Since the blog had its death in early 2013, three years worth of music that I have enjoyed is sorely missing a written appreciation. Right around March 2012, I was feverishly excited to learn that Justin Trosper and Brandt Sandeno (ex-members of Unwound) had begun playing live in a band called Survival Knife. In the hands of fate though, they would not release their 7" single Traces Of Me/Name That Tune until exactly a year later on March 2013. By then of course, the blog was all but buried and I was not able to give an approximation of how much I loved the single, the following Divine Mob/Snakebit 7-inch, their sole album Loose Power, and how I thought their Survivalized EP was a shoddy collection of odds and sods.
But aside from diverging this into becoming an entire breakdown of the band’s small discography (I will attempt it some day), I wanted to focus on what I consider is one of their strongest tracks entitled “Cut The Quick”. Starting off with the click of a distant harpsichord, the song enters a slow burning 4/4 trudge with a riff progression reminiscent of Challenge for a Civilized Society. But where the late-career Unwound would focus on atmospherics and layers of unique instrumentation, Survival Knife focuses its collaborative songwriting in a more emotional and straightforward fashion.
The song itself has a song structure reminiscent of Polvo if they were slowed down about 50% (see: “City Birds”) and were half as long and complex. But instead of dizzying riffs and frequent tempo changes, Survival Knife allows for “Cut The Quick” to build its tension during its introductory verses, release some “false” tension during the first refrain, enter an uplifting second verse, release the “real” tension (“STOP CUTTING YOURSELF DOWN!”), have a louder noise break, enter the guitar solo outro, and end on an acoustic guitar/banjo/harpsichord instrumental piece. Much like sister song “Roman Fever”, “Cut The Quick” is more audibly influenced by guitar-based progressive rock and the more adventurous sounds of late-70’s rock.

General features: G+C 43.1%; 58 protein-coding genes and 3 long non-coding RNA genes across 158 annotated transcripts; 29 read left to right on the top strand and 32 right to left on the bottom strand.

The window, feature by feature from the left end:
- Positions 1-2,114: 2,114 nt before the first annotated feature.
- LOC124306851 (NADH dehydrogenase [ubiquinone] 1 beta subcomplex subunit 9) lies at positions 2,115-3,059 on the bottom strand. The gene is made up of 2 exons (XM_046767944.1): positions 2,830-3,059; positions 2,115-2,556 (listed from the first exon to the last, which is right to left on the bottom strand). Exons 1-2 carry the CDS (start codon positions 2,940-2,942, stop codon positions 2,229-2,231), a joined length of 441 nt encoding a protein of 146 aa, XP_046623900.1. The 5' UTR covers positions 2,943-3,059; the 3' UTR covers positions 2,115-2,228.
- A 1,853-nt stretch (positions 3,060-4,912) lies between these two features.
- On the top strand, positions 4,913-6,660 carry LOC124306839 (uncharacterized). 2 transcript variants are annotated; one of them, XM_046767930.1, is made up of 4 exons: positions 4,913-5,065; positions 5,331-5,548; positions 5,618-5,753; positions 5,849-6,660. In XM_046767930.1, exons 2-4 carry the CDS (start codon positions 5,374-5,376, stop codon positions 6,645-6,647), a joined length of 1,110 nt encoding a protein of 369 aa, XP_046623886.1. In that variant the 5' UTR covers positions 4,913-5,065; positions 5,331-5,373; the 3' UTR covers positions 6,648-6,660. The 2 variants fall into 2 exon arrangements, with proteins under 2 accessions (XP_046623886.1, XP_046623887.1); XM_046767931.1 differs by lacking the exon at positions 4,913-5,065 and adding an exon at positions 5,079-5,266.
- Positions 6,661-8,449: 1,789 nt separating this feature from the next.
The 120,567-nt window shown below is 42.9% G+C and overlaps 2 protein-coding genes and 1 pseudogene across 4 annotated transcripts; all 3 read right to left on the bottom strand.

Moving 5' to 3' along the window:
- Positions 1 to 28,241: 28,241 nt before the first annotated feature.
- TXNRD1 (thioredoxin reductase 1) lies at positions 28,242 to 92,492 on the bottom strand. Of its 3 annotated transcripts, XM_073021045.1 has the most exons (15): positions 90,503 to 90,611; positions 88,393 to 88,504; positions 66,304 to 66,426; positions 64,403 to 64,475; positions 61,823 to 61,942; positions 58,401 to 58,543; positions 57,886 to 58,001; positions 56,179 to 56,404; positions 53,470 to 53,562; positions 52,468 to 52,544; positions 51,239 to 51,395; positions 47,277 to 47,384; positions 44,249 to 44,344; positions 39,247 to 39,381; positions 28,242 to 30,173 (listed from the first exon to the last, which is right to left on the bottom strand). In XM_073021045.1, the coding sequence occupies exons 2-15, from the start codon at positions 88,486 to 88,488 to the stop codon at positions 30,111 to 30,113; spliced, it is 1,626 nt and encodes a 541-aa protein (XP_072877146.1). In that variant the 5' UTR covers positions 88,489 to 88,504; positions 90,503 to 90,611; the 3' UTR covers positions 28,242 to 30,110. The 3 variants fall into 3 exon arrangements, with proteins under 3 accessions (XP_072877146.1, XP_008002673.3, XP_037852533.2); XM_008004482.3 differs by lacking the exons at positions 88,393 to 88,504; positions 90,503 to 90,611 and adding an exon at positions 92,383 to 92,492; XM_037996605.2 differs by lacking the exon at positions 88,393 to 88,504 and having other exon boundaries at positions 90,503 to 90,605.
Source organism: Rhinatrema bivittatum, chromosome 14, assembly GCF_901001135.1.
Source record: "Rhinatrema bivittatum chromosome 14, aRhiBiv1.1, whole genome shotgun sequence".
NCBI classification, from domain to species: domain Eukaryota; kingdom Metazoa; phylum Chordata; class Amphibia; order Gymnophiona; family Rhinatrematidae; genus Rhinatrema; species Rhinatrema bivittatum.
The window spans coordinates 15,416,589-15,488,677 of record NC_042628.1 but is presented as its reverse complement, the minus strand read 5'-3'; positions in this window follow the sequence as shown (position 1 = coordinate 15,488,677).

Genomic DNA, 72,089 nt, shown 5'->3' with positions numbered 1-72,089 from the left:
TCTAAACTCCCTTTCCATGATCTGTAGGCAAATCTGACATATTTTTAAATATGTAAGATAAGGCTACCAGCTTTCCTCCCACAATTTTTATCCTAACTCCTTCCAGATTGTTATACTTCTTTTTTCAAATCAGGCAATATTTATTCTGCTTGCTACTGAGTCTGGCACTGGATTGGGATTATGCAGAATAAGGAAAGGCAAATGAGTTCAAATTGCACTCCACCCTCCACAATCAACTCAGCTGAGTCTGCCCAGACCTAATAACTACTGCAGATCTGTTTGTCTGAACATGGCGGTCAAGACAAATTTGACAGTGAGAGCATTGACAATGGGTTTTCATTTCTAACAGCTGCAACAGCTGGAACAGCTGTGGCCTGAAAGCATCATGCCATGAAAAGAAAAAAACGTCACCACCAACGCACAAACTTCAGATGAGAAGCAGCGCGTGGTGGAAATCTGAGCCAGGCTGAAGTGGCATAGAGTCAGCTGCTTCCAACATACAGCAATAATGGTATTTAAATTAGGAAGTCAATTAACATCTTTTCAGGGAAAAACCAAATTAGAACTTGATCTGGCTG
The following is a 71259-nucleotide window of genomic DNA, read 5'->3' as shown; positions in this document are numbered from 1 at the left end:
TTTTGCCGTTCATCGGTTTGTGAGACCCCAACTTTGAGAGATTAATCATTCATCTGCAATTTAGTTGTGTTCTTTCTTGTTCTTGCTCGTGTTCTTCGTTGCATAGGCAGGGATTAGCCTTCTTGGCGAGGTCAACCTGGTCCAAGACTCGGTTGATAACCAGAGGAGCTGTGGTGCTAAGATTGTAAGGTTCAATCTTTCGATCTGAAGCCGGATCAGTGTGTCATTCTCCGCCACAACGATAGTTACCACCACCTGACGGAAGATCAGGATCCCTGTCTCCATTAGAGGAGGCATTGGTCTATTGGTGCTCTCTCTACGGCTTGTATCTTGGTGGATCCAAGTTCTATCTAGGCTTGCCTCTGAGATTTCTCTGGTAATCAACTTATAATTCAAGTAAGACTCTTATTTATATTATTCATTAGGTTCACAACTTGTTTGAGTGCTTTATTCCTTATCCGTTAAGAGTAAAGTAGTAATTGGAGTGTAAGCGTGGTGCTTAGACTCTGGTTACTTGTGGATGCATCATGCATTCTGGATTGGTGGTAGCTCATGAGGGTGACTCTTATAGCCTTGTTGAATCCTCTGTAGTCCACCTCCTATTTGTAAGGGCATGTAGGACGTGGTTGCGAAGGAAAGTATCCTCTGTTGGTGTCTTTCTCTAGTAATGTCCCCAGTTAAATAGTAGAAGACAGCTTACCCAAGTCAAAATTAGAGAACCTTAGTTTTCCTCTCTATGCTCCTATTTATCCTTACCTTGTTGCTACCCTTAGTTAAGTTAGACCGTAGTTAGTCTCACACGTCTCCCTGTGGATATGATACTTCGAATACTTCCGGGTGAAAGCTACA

Yet, it is crucial to understand the most radical shift that Survival Knife introduces is that we hear Trosper loud and clear, front and center. While Unwound’s lyrics were typically abstract and passionately sung/shouted, an audibly older Justin Trosper now sadly intones: “A letter from an alien/Never to be read/By anyone/Sorry about the things I did/Couldn’t find my way/In this world we live.” It is a sign of maturation in a way, where he would previously mask his voice by layers of distorted guitar in the early years or by studio effect trickery in the end, listeners are treated to the full blow of musical inertia in his voice. It seems progression is stripping things back to all muscle and sinew.
Sadly. at present it appears that the band is defunct since their website is down, they have not made any updates since exactly last year (June 2015), and pleas asking about the status of the band have been left unanswered. I was lucky enough to catch them live twice, and genuinely hope they return to make enjoyable and relevant rock music. Purchase Loose Power HERE.